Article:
Sunday, November 29, 2015


This piece is taken directly from the Network for Public Education Website.   It concerns the problems with the re-authorization of the Elementary and Secondary Education Act which is coming up in Congress this week.

They call the new bill a small improvement over No Child Left Behind. Read it and tell us what you think.

Help NPE Action STOP Damaging New Provisions in ESEA Reauthorization Bill

The new ESEA bill will be released in full on Monday, November 30, and is likely to be voted on by the House on December 2 and the following week in the Senate. We believe that this bill is a small improvement over the highly punitive No Child Left Behind law, which has given the Secretary of Education too much authority to prescribe unproven learning standards, unreliable teacher evaluation systems linked to test scores, and punitive policies in struggling schools.

Unfortunately the bill continues the annual mandate for testing in grades 3-8, and a waiver will still be needed if states want to give alternative assessments to more than one percent of their students with disabilities and English Language Learners after one year. The reality is many state exams are neither valid nor diagnostically useful for many of these students.
In addition, there are some new provisions that we are very concerned about:
  • The bill appears to require that “academic standards” including proficiency rates and growth based on state test scores, must count for at least 51% of any state’s accountability system. Some observers say that the bill would allow the Secretary of Education to determine the exact percentage of each factor in a state accountability system. This is not acceptable. Every state should be allowed to decide on its own system, including what percent to give standardized tests.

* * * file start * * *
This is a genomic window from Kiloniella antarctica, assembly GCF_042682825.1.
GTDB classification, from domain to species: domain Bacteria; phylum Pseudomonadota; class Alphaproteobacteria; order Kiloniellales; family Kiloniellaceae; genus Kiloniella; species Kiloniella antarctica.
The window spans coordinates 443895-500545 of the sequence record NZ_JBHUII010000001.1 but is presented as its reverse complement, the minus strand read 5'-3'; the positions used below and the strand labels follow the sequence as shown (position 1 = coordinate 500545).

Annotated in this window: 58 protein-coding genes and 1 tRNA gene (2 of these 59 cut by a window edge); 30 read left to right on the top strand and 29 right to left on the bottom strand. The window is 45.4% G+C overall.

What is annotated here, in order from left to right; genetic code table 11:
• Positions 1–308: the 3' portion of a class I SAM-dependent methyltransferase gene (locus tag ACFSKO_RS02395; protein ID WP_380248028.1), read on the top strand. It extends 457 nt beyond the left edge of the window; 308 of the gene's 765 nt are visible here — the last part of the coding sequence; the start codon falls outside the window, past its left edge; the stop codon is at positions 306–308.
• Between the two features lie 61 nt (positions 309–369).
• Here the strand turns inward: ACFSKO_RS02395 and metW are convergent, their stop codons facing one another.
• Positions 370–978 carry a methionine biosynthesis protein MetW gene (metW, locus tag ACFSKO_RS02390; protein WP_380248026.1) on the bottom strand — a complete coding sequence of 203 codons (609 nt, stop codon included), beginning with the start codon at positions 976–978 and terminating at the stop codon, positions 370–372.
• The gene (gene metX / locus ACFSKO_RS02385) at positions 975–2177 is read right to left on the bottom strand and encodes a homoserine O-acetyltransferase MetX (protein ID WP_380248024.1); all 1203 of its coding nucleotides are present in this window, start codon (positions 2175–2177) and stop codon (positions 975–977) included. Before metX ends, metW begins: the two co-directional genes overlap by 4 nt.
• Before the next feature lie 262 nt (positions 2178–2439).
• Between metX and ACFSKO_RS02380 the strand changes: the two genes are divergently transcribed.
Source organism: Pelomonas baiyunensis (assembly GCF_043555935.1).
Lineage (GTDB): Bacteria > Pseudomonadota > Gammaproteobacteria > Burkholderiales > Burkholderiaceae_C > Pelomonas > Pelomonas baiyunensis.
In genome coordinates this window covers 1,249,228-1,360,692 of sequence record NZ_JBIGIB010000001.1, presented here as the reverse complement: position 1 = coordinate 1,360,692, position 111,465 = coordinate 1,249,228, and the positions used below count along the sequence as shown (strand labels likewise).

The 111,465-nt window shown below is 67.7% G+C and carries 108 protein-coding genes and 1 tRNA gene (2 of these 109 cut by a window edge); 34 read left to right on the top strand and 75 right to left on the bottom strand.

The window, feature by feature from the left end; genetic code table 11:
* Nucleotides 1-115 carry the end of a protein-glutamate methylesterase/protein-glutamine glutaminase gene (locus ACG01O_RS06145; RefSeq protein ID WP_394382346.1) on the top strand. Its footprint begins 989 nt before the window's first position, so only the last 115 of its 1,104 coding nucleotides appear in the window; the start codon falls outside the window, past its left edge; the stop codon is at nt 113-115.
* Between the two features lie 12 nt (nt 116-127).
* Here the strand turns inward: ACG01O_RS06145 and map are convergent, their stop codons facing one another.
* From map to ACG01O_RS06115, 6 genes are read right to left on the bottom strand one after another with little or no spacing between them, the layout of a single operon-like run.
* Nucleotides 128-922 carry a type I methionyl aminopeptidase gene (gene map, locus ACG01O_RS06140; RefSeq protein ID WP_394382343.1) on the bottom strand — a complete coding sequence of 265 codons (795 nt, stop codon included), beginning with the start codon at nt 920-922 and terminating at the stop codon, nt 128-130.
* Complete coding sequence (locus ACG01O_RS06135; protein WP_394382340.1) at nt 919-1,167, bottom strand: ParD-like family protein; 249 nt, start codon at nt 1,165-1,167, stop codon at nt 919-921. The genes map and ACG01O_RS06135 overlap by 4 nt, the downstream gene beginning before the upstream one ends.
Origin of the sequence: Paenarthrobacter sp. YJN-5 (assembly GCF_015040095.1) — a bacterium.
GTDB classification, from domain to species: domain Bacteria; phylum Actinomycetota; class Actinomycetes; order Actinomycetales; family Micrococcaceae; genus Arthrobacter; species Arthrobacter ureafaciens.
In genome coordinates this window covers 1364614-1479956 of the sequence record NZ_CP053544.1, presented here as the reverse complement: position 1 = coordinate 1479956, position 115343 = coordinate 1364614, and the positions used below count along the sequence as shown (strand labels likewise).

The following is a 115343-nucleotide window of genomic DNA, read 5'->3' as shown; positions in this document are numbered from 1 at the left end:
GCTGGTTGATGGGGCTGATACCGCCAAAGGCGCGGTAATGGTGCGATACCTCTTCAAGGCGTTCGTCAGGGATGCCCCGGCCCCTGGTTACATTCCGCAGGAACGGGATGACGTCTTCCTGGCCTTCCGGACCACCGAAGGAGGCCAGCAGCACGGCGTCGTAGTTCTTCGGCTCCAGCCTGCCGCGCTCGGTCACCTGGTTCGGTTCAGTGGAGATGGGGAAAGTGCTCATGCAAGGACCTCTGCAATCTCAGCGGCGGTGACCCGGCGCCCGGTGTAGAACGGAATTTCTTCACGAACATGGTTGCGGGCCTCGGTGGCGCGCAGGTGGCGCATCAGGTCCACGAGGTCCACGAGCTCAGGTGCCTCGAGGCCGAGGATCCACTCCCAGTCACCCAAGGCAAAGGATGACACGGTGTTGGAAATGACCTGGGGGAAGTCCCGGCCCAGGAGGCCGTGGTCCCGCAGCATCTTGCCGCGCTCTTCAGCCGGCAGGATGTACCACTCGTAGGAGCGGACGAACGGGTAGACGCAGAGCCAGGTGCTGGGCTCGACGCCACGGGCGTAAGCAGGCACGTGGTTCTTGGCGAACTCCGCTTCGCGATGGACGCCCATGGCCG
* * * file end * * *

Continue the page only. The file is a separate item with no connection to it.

• The bill would also allow states to use Title II funds, now meant for class size reduction and teacher quality initiatives, for Social Impact bonds, which amount to another profiteering scheme for Wall Street to loot our public schools. Recently, the New York Times reported on how Goldman Sachs helped fund a preschool program in Utah with Social Impact bonds. Goldman Sachs will now make hundreds of thousands of dollars, based on a flawed study that purported to show that 99 percent of these students will not require special education services – a far higher percent than any previous study. We vehemently oppose the inclusion of this provision in ESEA. If preschool is worth funding, and we believe that it is, it should be paid for by public funds and not provide another way for Wall Street profiteers to drain resources from our public schools.
We urge you to send a letter to your Senators and Representative now, to express your opposition to these two proposals. We have provided a sample letter you can send with just a few clicks, and if you can, please follow up with a phone call to their DC offices.
Time is short and we must let Congress know that our public schools can’t afford any new mandates for counterproductive high-stakes testing and opportunities for the private sector to profit off our kids

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